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Is Velesto on the verge of a turnaround?

Source: Velesto Energy

THE mood at Velesto Energy Bhd’s (formerly known as UMW Oil & Gas Bhd) office in KL Sentral is upbeat. A couple of men are talking to a Velesto employee on charter rates, payment terms and other issues; other members of the staff are walking around with purpose, some clutching files and documents as they stride along the walkways; while the receptionist seems to be getting a lot of calls.

This is quite a different picture from a year ago, when the situation was glum and there was virtually no activity and  the office was quiet and lacking in vibrancy.

When asked about the difference, Velesto president and executive director Rohaizad Darus bursts into laughter. “It’s obvious, isn’t it? I think it’s quite true … morale has been excellent and things are looking up,” he says nonchalantly during an exclusive interview with The Edge.

In February, the company bagged a US$38 million (RM155 million) 18-month contract extension from Hess Exploration and Production Malaysia BV for a high pressure, high temperature jack-up drilling rig, the Naga 8, for work on the North Malay Basin, offshore Peninsular Malaysia.

Then last month, it secured four drilling contracts for its jack-up rigs Naga 2, Naga 3, Naga 5 and Naga 6, with a combined value of US$104.6 million from Petronas Carigali Sdn Bhd — a unit of Petroliam Nasional Bhd — for a one-year charter and two one-year extensions.

The contracts indicate that tenures have improved and the average charter rate has gone up.

Longer tenures, higher charter rates

“Previously, the situation was more on an ad hoc basis. There would be programmes for three months or programmes for eight months,” Rohaizad says of the longer contract tenures.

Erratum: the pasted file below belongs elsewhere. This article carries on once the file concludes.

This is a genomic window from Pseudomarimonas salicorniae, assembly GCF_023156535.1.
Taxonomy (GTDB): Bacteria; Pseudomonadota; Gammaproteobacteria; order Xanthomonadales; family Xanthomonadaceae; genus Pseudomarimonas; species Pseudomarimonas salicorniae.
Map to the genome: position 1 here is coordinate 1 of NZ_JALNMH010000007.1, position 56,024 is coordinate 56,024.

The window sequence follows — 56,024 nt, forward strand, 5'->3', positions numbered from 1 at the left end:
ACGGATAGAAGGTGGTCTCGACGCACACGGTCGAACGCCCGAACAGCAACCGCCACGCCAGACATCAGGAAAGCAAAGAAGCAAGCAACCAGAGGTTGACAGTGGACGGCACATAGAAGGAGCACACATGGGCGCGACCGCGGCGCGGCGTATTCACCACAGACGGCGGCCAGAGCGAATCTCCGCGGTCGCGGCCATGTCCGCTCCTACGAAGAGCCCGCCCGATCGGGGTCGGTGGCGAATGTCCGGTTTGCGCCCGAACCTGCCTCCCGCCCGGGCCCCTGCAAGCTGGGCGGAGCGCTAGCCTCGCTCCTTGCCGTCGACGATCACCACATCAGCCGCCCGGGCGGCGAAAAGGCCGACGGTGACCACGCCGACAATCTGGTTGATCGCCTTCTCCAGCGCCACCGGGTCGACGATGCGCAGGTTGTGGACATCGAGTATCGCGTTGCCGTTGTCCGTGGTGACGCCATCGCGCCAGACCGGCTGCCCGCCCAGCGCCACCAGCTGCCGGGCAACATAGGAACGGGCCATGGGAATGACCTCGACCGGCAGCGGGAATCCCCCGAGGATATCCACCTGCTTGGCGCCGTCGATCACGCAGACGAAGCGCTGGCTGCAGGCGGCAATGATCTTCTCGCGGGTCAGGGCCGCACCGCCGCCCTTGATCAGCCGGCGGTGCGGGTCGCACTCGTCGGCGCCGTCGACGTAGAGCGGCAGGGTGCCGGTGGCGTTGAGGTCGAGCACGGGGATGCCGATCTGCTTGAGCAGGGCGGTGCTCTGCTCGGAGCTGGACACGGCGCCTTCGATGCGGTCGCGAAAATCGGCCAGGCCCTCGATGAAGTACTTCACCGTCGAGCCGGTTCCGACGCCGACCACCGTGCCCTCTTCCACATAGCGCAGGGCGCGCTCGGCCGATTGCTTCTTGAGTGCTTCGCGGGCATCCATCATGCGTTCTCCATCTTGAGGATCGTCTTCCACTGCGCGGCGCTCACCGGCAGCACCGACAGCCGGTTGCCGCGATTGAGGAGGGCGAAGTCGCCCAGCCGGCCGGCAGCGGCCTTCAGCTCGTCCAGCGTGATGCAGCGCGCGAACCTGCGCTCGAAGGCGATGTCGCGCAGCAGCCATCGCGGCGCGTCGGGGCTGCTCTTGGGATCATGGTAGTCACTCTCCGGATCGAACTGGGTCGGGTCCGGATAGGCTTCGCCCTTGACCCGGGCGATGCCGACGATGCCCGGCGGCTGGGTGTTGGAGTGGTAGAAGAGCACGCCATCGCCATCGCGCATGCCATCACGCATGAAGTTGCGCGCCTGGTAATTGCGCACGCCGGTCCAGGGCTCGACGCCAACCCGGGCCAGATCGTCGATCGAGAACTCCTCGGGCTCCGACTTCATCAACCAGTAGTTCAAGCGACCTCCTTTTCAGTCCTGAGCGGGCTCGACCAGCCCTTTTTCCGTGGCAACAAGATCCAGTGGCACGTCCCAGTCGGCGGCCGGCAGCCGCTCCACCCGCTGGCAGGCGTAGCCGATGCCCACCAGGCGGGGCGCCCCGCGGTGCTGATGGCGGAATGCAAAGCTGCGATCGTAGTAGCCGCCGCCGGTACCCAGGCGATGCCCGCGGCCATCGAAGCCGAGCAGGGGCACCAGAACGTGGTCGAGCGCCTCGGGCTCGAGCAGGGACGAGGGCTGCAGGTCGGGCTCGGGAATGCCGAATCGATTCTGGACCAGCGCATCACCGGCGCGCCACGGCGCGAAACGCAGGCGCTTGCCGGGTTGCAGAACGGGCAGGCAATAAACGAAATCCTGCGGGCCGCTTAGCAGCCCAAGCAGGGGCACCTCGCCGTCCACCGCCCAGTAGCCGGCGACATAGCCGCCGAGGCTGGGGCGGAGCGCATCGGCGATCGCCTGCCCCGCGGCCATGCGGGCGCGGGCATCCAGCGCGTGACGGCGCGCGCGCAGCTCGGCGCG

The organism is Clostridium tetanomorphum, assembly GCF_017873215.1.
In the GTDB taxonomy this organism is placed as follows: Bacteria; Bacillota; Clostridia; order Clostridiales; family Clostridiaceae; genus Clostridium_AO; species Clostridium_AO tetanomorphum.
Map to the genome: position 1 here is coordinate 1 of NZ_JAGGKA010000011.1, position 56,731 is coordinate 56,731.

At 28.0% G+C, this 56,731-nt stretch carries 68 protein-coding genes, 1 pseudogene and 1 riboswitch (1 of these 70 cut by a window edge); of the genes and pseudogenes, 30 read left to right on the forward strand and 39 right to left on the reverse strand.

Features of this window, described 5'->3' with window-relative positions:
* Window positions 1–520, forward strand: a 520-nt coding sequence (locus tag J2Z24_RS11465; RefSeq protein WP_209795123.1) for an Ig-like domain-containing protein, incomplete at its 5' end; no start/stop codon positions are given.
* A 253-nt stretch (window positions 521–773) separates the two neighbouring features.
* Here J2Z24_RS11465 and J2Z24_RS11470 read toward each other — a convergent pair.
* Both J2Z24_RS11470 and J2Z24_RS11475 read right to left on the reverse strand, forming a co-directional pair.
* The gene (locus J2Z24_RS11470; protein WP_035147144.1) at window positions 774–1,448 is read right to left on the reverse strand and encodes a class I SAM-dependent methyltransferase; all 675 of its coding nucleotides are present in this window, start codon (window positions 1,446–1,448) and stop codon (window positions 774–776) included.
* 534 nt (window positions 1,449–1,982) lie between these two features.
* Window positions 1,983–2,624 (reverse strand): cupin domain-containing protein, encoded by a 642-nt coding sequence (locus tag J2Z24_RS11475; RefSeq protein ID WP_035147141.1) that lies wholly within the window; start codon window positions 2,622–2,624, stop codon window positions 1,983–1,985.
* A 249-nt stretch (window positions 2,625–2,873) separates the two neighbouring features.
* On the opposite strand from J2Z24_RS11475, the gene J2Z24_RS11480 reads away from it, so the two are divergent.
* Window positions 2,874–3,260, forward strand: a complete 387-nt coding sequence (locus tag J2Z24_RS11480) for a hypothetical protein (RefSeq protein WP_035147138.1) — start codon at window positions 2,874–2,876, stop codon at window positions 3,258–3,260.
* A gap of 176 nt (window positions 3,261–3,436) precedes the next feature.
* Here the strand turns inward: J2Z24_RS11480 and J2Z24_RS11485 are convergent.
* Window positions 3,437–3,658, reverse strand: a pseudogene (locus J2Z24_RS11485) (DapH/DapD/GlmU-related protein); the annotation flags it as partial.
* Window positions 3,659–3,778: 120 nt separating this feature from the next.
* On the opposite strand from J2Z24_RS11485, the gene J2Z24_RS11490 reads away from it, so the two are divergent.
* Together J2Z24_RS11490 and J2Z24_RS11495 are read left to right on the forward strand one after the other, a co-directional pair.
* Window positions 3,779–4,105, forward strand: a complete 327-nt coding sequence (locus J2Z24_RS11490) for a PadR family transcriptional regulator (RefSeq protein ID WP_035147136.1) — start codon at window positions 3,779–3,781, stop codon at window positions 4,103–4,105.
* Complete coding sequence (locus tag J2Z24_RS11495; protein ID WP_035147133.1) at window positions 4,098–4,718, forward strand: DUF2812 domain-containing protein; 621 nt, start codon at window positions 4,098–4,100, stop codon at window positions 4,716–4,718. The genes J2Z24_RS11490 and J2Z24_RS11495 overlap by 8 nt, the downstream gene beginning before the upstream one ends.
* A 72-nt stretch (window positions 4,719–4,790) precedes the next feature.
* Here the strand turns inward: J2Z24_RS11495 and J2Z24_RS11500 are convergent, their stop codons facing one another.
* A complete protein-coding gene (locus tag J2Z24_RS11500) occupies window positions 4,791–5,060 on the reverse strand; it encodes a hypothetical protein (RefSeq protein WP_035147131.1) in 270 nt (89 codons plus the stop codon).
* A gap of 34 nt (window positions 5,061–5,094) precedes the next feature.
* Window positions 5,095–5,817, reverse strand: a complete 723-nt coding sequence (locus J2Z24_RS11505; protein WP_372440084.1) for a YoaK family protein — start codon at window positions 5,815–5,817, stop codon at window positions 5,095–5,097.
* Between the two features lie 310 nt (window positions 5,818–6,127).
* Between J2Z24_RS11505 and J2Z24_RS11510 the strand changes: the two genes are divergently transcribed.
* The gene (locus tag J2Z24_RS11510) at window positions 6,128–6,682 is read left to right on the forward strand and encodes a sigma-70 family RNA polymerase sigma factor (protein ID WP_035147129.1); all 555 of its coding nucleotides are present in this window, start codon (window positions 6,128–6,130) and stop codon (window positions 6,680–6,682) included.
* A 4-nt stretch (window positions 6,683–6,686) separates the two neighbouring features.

TA Securities, in a report last month after Velesto won the contracts, says, “To recap, the average daily charter rate for Velesto’s fleet was US$68,000 in FY2018. Therefore, the new contract wins, with daily charter rates of US$70,000 to US$76,000, translate into decent growth of 3% to 12%. Furthermore, the rates are substantially higher compared with the regional daily charter rates of US$55,000 to US$60,000.”

TA Securities has a “buy” call on Velesto, with a target price of 40 sen, which is at a 43% premium to last Thursday’s closing price of 28 sen. At 28 sen per share, Velesto had a market capitalisation of RM2.26 billion.

“Velesto’s earnings visibility has improved on the back of healthier daily charter rates and fleet utilisation. This is driven by the resilient oil price momentum, which has catalysed a revival in oil and gas exploration and production activities,” says the brokerage house.

The Petronas Activity Outlook report for 2019-2021 indicates that the national oil major requires 16 to 18 jack-up rigs this year, and 17 to 19 in 2020 and 2021. This is in stark contrast to the fourth quarter of 2018 when nine or 10 jack-up rigs were deployed in Malaysian waters.

At present, Velesto, with seven jack-up rigs, is the dominant player while Perisai Petroleum Teknologi Bhd, which owns Perisai Pacific 101, is the only other player with jack-up rigs, which would indicate that there could be an uptick in utilisation.

Apart from the seven jack-up rigs, Velesto also has a fleet of four hydraulic workover units used to repair wells, perform sand clean-outs and repair casing leaks, among others.

According to Rohaizad, things are looking up globally as well. “It’s good when you look at global activities … there’s an increase in activity. We are currently bidding for 24 international contracts.”

For its financial year ended Dec 31, 2018, Velesto suffered an after-tax loss of RM20.4 million on revenue of RM573.8 million. Excluding an impairment, the company would have posted an after-tax loss of RM9.1 million for FY2018. This is in contrast to an after-tax loss of RM1.13 billion from RM573.8 million in sales for FY2017.